Difficulty Asking for Help

Written by: Tonya Keane Chrysalis Effect Referral Practitioner Ireland

Tonya Keane is a Nutritional Therapist, Food & Health Researcher, Professional Chef and Motivational Speaker and Founder of the Bootree Clinic at Collooney, Co. Sligo, Ireland. The Bootree Clinic came about after experiencing her own health problems which started over a decade ago. While Tonya was ill, she made a promise to herself that when she was healthy again she would help anyone who was going through this horrendous illness. Rebuilding her life took time and it was gentle steps forward when she was ready. Today, Tonya still works with her body and mind and makes sure on a daily basis that she is getting all that her body needs and keeping the balance is what matters most.

Difficulty asking for help.

Turns out, I’m not the only one. M. Nora Klaver, author of “Mayday! Asking for help in times of need” believes there are many reasons people globally are scared to ask for help.

The primary reasons are not wanting to seem weak, needy or incompetent.

During my illness, asking for help was a no-no. I did not seek it and I got angry with those that did not offer it. I had to learn to break this cycle and dig deep to discover the reasons why I was not comfortable asking for help. At first I thought it was because I am a private person, but on further investigating I uncovered the reasons why.

In order to get it, we have to seek it. There is no way round that part of it and that’s where all the problems start.

When we look at our reasons why we have difficulty asking for help we are faced with three main fears.

1. Fear of appearing weak or being out of control.

No one likes to freely admit their incompetence, and in a way we think that’s what we are doing when we ask others for assistance. This becomes a real big issue when we are ill and struggling, willingly showing another individual our weakness leaves us feeling very vulnerable.

When we ask for help, we depend on the other person’s response to dictate our next set of actions. That dependence is extremely undesirable, it forces us to give up our own power which in turn has to do with self-presentation, something I tried very hard to protect when I was ill.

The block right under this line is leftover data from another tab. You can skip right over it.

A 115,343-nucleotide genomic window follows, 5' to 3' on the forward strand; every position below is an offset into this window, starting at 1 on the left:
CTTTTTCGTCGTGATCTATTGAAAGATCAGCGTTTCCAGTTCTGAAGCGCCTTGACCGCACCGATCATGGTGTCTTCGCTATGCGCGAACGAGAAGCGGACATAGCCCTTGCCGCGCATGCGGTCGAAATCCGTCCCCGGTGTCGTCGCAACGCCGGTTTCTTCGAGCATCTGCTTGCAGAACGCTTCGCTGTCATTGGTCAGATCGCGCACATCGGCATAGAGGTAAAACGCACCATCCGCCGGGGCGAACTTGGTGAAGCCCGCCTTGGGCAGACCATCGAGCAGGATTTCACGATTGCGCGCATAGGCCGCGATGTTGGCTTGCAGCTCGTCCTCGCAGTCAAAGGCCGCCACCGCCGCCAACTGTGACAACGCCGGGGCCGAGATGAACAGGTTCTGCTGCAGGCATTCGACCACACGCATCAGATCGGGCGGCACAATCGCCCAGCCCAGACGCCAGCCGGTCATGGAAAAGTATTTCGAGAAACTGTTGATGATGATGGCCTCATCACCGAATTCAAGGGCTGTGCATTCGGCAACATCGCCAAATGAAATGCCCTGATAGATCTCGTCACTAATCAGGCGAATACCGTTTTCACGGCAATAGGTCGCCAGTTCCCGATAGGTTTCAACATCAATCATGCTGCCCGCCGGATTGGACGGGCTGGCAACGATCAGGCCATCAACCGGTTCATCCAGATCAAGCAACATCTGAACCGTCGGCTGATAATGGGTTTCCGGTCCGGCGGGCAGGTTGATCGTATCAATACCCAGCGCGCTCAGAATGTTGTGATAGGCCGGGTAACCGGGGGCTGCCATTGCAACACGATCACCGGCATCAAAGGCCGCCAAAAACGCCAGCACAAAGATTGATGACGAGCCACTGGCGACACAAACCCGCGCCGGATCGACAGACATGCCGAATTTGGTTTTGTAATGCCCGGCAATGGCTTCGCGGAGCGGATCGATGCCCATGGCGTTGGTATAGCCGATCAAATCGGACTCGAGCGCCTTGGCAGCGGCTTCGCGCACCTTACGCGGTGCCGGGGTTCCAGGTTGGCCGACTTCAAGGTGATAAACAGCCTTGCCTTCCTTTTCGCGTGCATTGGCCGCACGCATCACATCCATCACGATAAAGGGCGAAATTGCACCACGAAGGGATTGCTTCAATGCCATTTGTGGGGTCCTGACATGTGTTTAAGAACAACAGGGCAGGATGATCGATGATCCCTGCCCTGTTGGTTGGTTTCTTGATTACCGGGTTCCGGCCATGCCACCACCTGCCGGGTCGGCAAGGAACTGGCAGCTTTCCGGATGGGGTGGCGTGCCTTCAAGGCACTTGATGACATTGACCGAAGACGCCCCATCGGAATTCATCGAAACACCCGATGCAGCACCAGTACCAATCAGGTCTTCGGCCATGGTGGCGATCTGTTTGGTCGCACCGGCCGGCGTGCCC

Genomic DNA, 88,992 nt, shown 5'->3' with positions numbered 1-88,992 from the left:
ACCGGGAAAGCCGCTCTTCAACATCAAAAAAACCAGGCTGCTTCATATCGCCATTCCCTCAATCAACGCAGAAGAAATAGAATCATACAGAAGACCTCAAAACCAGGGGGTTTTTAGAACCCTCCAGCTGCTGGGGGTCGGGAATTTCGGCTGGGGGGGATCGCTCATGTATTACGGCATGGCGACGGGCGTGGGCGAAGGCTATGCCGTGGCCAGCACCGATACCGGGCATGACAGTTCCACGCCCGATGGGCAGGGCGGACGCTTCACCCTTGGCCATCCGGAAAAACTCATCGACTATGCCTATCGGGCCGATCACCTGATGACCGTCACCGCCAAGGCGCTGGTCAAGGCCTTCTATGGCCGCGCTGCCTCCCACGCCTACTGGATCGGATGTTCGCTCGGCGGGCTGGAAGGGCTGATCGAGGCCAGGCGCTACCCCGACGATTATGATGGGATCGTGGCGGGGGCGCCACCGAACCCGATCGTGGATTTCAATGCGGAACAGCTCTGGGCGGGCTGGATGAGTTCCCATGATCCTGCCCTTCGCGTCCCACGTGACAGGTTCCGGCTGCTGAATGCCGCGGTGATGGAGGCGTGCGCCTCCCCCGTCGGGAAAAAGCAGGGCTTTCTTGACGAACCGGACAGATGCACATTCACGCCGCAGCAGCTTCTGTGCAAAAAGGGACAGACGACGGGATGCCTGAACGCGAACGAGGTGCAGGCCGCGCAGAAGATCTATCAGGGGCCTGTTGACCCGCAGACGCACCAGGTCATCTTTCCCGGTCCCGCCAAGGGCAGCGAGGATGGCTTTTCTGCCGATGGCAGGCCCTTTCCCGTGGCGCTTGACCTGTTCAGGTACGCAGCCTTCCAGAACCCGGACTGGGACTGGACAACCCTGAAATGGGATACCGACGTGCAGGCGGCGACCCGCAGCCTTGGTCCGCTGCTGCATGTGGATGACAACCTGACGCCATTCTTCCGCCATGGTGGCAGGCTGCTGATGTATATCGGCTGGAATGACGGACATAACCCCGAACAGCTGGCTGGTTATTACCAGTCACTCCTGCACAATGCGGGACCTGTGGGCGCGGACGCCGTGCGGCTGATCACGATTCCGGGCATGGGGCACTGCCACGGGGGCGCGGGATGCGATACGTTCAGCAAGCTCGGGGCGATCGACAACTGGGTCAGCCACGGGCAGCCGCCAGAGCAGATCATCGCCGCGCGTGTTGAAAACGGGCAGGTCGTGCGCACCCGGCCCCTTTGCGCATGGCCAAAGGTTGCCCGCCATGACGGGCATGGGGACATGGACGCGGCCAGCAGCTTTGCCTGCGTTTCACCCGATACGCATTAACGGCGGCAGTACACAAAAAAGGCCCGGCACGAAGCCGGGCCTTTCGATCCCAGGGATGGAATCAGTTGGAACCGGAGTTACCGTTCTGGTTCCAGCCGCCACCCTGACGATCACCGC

Research shows that in cultures that place a high value on self-sufficiency, e.g. western cultures, people tend to find asking for help a lot more difficult.

Asking for help takes us out of the driving seat and puts us in a passive position. It comes as no surprise that we have difficulty being comfortable with asking for help.

2. Fear of being a burden or rejected.

People will not ask for help if they believe the cost of that request will outweigh the helpers effort, in other words people have trouble asking for help if they believe, it will place to great a burden on another.

3. Fear of being indebted to another.

What will asking for help cost me? What will this person want in return?

As social creatures maintaining equilibrium in relationships is a fairly important thing for us, asking another for help shifts the power balance in the other persons favour.

ask_for_help_quoteWe have all come across someone who simply won’t let us return the favour, or on the opposite side you’ve dealt with someone who simply won’t stop helping you even after you stopped asking for it. We don’t like to open ourselves up to these kind of unpleasant social situations, so we avoid them all together by not asking for help.

I think the most important thing to remember is that most people want to help and actually find great gratification from it.

Asking for help is not a bad thing; it does not mean we are incompetent or incapable. It is, however, a part of life that we all need to get a little more comfortable with.

Once I dealt with my fear and started asking for help, life became so much easier.

The Chrysalis Effect


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